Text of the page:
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What are and ?

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In functions like cout, cin, and the stringstream functions, they aren't just your average function() functions, but they use << and >> instead of parenthesis. Could someone explain what that's all about?

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Your question belongs in For Beginners.

They are operators; in the same class of "thing" as +, / etc. They take a stream on the left hand side and some other type on the right hand side. The evaluation of the operator, generally, inputs or outputs the RHS from/to the stream *as a side effect*, and evaluates to a reference to the left hand side (the object may have changed its state as a result of the process, but the "same object" is returned).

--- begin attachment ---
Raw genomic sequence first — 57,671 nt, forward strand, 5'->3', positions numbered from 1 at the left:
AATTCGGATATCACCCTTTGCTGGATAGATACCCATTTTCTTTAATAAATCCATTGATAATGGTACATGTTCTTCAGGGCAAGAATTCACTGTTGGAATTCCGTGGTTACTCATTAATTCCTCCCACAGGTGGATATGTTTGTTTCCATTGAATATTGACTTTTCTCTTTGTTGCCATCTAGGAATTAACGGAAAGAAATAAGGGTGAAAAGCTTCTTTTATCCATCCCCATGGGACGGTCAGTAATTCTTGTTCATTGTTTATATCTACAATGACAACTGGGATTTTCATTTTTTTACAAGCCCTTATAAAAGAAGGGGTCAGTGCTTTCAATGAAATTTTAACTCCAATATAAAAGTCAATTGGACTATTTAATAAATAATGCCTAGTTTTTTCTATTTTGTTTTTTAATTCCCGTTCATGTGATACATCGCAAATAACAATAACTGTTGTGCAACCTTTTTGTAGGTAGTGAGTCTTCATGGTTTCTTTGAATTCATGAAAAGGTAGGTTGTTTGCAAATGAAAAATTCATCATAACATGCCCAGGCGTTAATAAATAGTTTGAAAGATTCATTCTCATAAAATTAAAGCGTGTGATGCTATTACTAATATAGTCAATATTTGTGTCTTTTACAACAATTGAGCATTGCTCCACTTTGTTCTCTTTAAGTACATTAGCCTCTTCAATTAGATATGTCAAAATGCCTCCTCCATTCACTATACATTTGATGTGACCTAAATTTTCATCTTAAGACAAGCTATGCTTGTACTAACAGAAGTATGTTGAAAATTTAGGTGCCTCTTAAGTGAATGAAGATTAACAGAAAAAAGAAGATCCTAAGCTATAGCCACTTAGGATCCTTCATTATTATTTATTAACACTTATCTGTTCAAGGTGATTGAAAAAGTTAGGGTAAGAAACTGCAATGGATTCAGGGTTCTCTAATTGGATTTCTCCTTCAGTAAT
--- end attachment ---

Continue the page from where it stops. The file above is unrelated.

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They aren't functions at all, they are objects. Specifically stream objects in the STL library. cin and cout are default defined to system input and output. The objects have overloaded the '<<' and '>>' operators to do the same as 'printf()' and 'scanf()', just in a safer friendlier way.

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std::cin is a global variable of type std::istream
std::cout is a global variable of type std::ostream

They aren't functions, they are objects, and thus support operator overloading: << and >> have been overloaded to work with them.

When you write std::cout << 42;, you are really doing operator<<(std::cout, 42);, which ends up calling std::ostream& std::operator<<(std::ostream&, const long& );

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